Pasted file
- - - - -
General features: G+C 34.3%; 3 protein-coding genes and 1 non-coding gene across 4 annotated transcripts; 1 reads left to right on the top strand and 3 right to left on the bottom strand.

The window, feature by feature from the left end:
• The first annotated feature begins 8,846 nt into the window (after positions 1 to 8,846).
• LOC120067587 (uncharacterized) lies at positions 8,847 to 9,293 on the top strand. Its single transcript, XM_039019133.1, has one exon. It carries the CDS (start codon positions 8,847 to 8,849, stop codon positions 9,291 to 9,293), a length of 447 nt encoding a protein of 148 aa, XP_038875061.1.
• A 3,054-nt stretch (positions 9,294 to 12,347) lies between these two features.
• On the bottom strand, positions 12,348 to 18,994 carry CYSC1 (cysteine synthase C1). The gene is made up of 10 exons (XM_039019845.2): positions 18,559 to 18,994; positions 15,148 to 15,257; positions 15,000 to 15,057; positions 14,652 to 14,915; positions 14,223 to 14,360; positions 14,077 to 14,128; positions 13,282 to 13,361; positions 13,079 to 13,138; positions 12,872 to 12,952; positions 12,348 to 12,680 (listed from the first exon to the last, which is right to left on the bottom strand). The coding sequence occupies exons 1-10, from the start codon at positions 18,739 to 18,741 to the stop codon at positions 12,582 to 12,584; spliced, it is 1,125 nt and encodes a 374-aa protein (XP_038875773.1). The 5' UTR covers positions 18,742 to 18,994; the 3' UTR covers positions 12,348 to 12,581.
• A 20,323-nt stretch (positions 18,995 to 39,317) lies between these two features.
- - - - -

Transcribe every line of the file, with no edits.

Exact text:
General features: G+C 34.3%; 3 protein-coding genes and 1 non-coding gene across 4 annotated transcripts; 1 reads left to right on the top strand and 3 right to left on the bottom strand.

The window, feature by feature from the left end:
• The first annotated feature begins 8,846 nt into the window (after positions 1 to 8,846).
• LOC120067587 (uncharacterized) lies at positions 8,847 to 9,293 on the top strand. Its single transcript, XM_039019133.1, has one exon. It carries the CDS (start codon positions 8,847 to 8,849, stop codon positions 9,291 to 9,293), a length of 447 nt encoding a protein of 148 aa, XP_038875061.1.
• A 3,054-nt stretch (positions 9,294 to 12,347) lies between these two features.
• On the bottom strand, positions 12,348 to 18,994 carry CYSC1 (cysteine synthase C1). The gene is made up of 10 exons (XM_039019845.2): positions 18,559 to 18,994; positions 15,148 to 15,257; positions 15,000 to 15,057; positions 14,652 to 14,915; positions 14,223 to 14,360; positions 14,077 to 14,128; positions 13,282 to 13,361; positions 13,079 to 13,138; positions 12,872 to 12,952; positions 12,348 to 12,680 (listed from the first exon to the last, which is right to left on the bottom strand). The coding sequence occupies exons 1-10, from the start codon at positions 18,739 to 18,741 to the stop codon at positions 12,582 to 12,584; spliced, it is 1,125 nt and encodes a 374-aa protein (XP_038875773.1). The 5' UTR covers positions 18,742 to 18,994; the 3' UTR covers positions 12,348 to 12,581.
• A 20,323-nt stretch (positions 18,995 to 39,317) lies between these two features.